The Brewers’ offer a rather neutral matchup, but because Wood’s skill set is better than the majority of pitchers you can find on your league’s waivers, Wood is someone I’ll continue to use.

Tyler Lyons vs Braves (6.2 MS, Yahoo! 2%, ESPN 0%) On Monday, Lyons is scheduled to face the Cubs, a team whose 26.1 K% versus LHP is good for 2nd worst in baseball.  Naturally enough, his second start of the week will be against the team who leads the league in this dubious category.  The Braves 27.9 K% is atrocious, and Lyons’ ability to get hitters to swing and miss makes him an attractive two-start streamer option this week.



Mike Leake at Phillies (6.6 MS, Yahoo! 32%, ESPN 13%) Right now, there isn’t a team that I’d rather stream against than the Padres, so this matchup is a downgrade from Leake’s scheduled start on Tuesday by default.  That said, if you have room on your roster, I’d have no problem hanging onto Leake for a second start in week seven versus the Phillies.  The Phillies are worse against right-handed pitching than left-handed (.298 wOBA, 21.3 K% in 2014) and if Cole Hamels continues to struggle (11 runs in his last two starts), Leake could be in line for a win and some quality ratios.

Dan Straily at Indians (6.4 MS, Yahoo! 30%, ESPN 65%) Again, Straily’s ownership places him outside of my limits for the Stream Team, but he’s worth mentioning because he may be available in your league, and if he is, he’s one of the better options available on Sunday.  That said, this isn’t a great matchup.  The Indians’ .308 wOBA versus right-handed pitching is close to the league average of .312 for teams, but their 17.1 K% is good for fifth best in the league.  Further, Straily is a fly ball pitcher and Progressive Field won’t be nearly as forgiving as the Oakland Coliseum is. I don’t love this matchup, but if Leake isn’t available and Straily is, Straily’s worth a shot.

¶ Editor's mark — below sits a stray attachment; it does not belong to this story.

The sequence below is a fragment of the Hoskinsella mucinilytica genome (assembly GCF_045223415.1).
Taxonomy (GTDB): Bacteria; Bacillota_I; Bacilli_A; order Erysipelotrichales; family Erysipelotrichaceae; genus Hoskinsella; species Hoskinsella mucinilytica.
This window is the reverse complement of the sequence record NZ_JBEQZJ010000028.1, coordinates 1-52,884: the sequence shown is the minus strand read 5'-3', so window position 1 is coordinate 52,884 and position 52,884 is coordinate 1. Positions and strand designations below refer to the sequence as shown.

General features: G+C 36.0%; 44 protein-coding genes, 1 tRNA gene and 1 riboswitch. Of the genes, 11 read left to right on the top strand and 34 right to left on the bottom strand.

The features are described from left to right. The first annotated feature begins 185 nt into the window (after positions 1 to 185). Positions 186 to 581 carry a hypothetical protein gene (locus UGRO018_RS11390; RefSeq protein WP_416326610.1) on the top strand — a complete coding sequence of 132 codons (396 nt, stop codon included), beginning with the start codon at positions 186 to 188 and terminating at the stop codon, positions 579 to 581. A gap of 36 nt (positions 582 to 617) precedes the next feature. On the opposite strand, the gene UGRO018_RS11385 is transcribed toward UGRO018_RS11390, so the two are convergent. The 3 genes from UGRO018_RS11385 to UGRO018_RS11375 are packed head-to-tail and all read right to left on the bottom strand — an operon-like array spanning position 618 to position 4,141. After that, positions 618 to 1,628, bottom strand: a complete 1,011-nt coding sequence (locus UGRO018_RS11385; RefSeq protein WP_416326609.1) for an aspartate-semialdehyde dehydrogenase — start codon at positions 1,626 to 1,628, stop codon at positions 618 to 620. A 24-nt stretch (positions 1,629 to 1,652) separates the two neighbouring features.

Ryan Vogelsong vs Marlins (6.1 MS, Yahoo! 2%, ESPN 1%) I’ve never been a Ryan Vogelsong supporter.  Even when he was pitching well in 2011 and 2012, I never owned him because his peripherals suggested his numbers were unsustainable.  Then, when Vogelsong would inevitably sustain his performance, I’d throw things and pout.  Now that Vogelsong is struggling (4.6 ERA, 1.53 WHIP, and 4.3 BB/9 prior to holding the Dodgers to one run on Thursday), don’t get the wrong idea and think that I’m endorsing him.  I’m not. I’m simply endorsing starting pitchers against the Marlins and Vogelsong is doing just that.

John Danks at Astros (6.0 MS, Yahoo! 0%, ESPN 1%) Danks has managed to pitch as poorly as the aforementioned Vogelsong this season, posting a 4.93 ERA, and 1.48 WHIP.  Prior to his eight strikeout and one walk performance on Wednesday night, Danks was the owner of a terrible 21:20 strikeout-to-walk ratio.  Ratios withstanding, I recommended Danks for his eight strikeout gem against the White Sox, and being that the Houston’ lineup is worse than Chicago’s, I see no reason not to go to the well again for this one.


How Matchup Scores are Calculated

When evaluating pitcher matchups, there are a number of important factors to consider, including

  • A pitcher’s strikeout and walk percentages
  • A pitcher’s batted ball profile
  • A pitcher’s wOBA
  • The opposing team’s wOBA vs either LHP or RHP
  • The opposing team’s K% vs LHP or RHP
  • The likelihood that a pitcher earns a win in the contest
  • The effect that the ball park will have upon the pitcher’s performance

Matchup Scores attempt to take all of these factors into consideration, assigning a weight to each factor that is proportional to each factor’s impact and predictive power. Perhaps the easiest way to think of a Matchup Score is as a rating for how well a pitcher is expected to perform against a specific opponent, in a specific park, at a specific time.

While I have been evaluating pitcher matchups based on these factors for some time, I only began the process of quantifying these factors into a single score in April of 2014. This is an ongoing process and changes to the formula are continually being considered and implemented in an effort to make Matchup Scores more predictive.

Matchup Score Ratings

Matchup Score Rating
12.0 Excellent
10.0 Great
8.0 Very Good
7.0 Good
6.0 Average
5.0 Poor
4.0 Awful